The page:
Early on, everything is comic. That first shot of featureless desert horizon punctured by the incongruously surreal vision of a young Iraqi waving a white cloth from atop a small bunker/hill, the helmet of a US soldier in the bottom corner of the frame; sets the tone as just slighty askew. This is not how big studio War movies start. That this movie will be different is only underlined by its first dialogue, beginning an instant later, and shouted across the desert floor, a dunderheaded, repetitious exchange between grunts, part Beckett, part Abbott & Costello.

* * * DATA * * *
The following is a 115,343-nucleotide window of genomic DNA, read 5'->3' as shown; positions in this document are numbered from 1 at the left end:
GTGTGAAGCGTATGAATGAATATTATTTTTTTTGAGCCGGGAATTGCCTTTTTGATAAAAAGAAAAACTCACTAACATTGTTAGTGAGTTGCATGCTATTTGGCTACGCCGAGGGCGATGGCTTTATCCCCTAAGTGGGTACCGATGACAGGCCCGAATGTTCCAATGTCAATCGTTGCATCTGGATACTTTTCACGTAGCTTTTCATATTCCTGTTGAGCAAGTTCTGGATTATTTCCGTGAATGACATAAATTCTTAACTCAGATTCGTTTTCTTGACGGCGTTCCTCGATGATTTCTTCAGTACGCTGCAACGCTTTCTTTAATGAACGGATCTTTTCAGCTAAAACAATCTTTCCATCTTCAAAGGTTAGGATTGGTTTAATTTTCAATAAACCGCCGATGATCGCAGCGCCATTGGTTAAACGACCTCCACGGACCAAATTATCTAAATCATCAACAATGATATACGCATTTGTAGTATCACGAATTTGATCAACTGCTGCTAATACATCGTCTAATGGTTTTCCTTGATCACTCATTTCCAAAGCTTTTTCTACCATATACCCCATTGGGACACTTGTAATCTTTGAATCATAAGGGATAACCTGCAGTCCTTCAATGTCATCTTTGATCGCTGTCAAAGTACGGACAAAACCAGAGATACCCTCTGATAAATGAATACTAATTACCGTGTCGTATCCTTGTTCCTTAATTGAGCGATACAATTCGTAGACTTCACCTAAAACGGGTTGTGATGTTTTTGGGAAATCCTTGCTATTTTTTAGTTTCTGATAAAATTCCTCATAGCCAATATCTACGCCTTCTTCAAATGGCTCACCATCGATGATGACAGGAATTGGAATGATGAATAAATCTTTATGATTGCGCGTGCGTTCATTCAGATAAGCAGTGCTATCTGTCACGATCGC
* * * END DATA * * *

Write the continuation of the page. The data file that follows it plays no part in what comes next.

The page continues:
Russell treats the grunts with a cynical detachment - he likes his heroes, you feel, but he is aware that they are all flawed individuals. His montage of their victory celebration paints them as jingoistic, meathead fratboys, a depiction much of the remainder of the film works hard to balance. Even so, there is something of the Coens in his sensibility, the notion that he feels somewhat superior to his characters and periodically cannot resist patronising them, even sneering at their idiocies. The conversation about "perfectly good substitutes" for racial terms of abuse for Iraqis is a good example. Russell was clever enough to cast likeable actors, however, and his film is structured cunningly so that the action and drama kicks in suddenly, and the audience is dragged along with the narrative's momentum, the heroes abruptly established as such.